While we’re preoccupied with fantasies about how things should be; whether we think they should last longer, get better, or whatever, we are limited in our ability to experience them. We waste what we say we care most about. Our preoccupation with permanence and accumulation can cause us to overlook what we could enjoy as, how and when it is. Instead we are longing for something else, and in the same breath, losing what we have and remaining hungry for it at the same time – a thirsty fish.
Paradoxically then, when we accept things/people we value as they are, without grasping for more, we are free to experience them more completely. The more we try to hang onto things beyond their time, the more they seem to slip away from us. This is most devastating in its effect in our relationships.
“She’s not the woman/man I married 20 years ago…”
If I had a dollar for every time I heard this, I’d be excessively attached to a handsome bank account. My immediate reply is almost always “I’m relieved to hear it!”.
In my work, the topic of selecting romantic partners often comes up, as does the topic of ‘arranged marriages’. When discussing the relative merits of each, people are often surprised to learn that the long term outcomes of each are really about the same. Because, let’s face it. No one knows who they’re going be living with ten years on, so it doesn’t really matter how you got together, in time they’re all arranged marriages. It’s for us to be the best friend we can be, after all by now you have the same address, friends and probably, children! Wishing for an earlier version of our loved ones keeps us from loving the person we woke up next to, and we end up wondering why they’re not accepting us as we are!
The people we love come to an end, even as they go through their lives. There is very little remaining of the ambitious but easily swayed young woman I married years ago. Experience, motherhood and certain of life’s trials and blessings have replaced her with a headstrong, graceful and deeply ethical woman who well knows her own mind and is at the height of her powers. She’s not as easy to convince as she used to be and calls me out on my nonsense more regularly; I am privileged to share middle age with her. By the way, there is a lot more of the thin man my wife married (I’ve gained a little weight).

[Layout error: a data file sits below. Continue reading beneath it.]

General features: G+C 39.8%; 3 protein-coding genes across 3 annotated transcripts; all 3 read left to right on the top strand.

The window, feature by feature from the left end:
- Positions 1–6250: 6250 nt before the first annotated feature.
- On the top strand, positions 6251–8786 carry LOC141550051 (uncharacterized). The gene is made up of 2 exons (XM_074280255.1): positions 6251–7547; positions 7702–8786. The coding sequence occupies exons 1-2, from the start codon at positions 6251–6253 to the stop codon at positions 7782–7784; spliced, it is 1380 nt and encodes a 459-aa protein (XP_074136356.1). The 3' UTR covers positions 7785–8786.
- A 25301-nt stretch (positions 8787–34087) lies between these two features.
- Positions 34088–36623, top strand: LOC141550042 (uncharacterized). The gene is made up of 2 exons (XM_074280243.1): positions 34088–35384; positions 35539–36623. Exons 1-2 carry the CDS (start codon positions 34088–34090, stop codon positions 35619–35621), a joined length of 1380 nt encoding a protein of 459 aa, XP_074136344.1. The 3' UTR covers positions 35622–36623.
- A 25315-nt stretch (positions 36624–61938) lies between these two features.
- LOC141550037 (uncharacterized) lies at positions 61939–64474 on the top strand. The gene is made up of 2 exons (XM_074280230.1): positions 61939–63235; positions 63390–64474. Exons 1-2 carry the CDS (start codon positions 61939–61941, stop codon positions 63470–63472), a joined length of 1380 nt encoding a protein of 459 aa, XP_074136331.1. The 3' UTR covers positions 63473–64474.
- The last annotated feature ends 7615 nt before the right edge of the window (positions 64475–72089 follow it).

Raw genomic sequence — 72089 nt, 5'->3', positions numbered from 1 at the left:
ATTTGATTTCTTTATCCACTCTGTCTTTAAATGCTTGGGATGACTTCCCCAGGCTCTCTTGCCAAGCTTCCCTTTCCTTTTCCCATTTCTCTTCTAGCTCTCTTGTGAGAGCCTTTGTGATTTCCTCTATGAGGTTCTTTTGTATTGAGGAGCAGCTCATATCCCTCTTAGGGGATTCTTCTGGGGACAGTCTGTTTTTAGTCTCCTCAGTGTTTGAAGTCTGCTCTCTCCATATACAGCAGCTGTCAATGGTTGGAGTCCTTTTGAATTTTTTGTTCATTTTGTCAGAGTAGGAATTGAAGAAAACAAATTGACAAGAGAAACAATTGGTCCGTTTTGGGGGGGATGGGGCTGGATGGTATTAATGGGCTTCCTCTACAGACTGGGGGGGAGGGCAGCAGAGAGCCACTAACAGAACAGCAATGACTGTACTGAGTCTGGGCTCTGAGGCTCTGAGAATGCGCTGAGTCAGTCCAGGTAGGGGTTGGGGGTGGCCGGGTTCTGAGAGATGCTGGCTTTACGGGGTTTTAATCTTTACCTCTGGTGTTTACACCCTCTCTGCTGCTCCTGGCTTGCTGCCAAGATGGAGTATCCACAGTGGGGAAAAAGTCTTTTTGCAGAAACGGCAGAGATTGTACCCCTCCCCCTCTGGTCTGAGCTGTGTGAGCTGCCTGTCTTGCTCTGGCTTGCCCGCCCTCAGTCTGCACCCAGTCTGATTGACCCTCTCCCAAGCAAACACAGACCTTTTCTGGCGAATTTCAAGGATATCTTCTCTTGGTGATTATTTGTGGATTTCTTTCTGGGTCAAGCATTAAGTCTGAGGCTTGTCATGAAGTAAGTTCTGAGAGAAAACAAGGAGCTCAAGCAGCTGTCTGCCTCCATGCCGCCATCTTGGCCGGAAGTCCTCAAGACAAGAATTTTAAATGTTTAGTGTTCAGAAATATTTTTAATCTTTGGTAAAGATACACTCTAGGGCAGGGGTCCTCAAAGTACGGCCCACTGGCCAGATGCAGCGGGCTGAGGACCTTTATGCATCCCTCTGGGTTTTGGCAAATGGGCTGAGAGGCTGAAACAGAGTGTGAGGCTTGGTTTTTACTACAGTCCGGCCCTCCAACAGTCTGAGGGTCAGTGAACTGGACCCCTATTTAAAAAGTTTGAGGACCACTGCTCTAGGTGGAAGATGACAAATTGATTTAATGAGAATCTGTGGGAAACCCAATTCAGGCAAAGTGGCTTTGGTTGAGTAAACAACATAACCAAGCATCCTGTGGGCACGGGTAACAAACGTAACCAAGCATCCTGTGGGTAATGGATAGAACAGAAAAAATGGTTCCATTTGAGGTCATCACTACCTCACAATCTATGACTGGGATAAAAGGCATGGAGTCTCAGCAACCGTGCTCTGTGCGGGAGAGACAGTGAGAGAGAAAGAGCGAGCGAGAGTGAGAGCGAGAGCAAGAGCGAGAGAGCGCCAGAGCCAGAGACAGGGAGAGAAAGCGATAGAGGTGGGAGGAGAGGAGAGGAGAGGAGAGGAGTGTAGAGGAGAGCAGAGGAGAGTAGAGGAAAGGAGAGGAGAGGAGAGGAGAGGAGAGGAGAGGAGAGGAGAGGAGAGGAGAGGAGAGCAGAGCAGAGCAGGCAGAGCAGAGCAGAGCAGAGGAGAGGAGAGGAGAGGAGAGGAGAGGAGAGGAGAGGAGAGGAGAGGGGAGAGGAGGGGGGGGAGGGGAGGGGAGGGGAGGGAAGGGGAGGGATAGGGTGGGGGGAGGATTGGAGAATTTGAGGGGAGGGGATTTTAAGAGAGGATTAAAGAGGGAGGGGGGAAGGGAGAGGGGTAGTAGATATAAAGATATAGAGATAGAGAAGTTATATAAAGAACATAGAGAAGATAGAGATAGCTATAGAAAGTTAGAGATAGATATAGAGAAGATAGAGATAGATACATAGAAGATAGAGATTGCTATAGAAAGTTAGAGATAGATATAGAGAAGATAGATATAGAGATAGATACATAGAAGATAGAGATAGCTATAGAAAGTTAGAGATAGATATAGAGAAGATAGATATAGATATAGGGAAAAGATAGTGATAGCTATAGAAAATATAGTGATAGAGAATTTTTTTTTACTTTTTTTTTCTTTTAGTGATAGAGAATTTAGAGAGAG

For relationships, the other perk of letting go of the person you fell in love with is the curiosity factor. This is an underrated quality in relationships, and it vanishes as soon as we think we ‘know’ our partner. If we accept that we knew our partner, but they are gone and a new person stands in their shoes, we remain curious about them. Which means we’re more likely to be interested in hearing them, and seeing them. Who doesn’t want to be heard, and noticed?
Musician and architect of the 1980’s Live Aid concert Bob Geldof once reacted to the prospect of his being ‘sainted’ for his charity work by saying that in his experience, halos tended to go rusty very quickly. His dry humour about those exalted in the public eye soon falling from grace pointed to a truism that too may of us are determined to ignore. It seems to be in the natural order of things, of all things, to tend toward the centre. The statisticians call this ‘regression towards the mean’. In practise it works like this. Imagine the next person I meet is really tall. Well, the taller he is the greater the likelihood the next person I meet after that will be shorter than the first one.
It is not different for pleasure, good fortune, a good mood or the heights of success. The higher the top, the longer the drop as they say. Does this mean we should avoid these things? Probably not, but to quote Rudyard Kipling, it would probably be wise to regard both ‘triumph and disaster’ each as the ‘imposters they are’. But all too often people, who experience some success, accolade or ‘dream run’ in their endeavours get it into their minds that this is, or is supposed to be the natural order of things. This assumption of eternally upswinging fortunes leads people to borrow vast sums of money against their jobs in the midst of a ‘mining boom’, as if they couldn’t hear the word ‘boom’! Of course when the boom ends, as according to the law of regression to the mean they must, it’s greeted as a terrible misfortune, bringing more misery than the joy that preceded it.
Non-attachment to our good fortune allows for the possibility of a landing rather than a crash. In time of relative peace or tranquility, acknowledging this too will pass allows us to invest in relationships against the times when it won’t be so easy. Imagining the peace and prosperity will last forever, we don’t feel the need. During a time of booming business, allow ourselves some treats sure, but by accepting that booms end we might pay off a small house instead of taking a bigger loan on a large one we’ll only ever use half of anyway. Letting go of our attachment to the good things allows us a better chance of landing after the highs, instead of crashing.
Letting go of good stuff, it seems counter-intuitive but it I believes it allows me to experience the joys more fully, and prepare for their return when the good things end, as they must. But don’t take my word for it.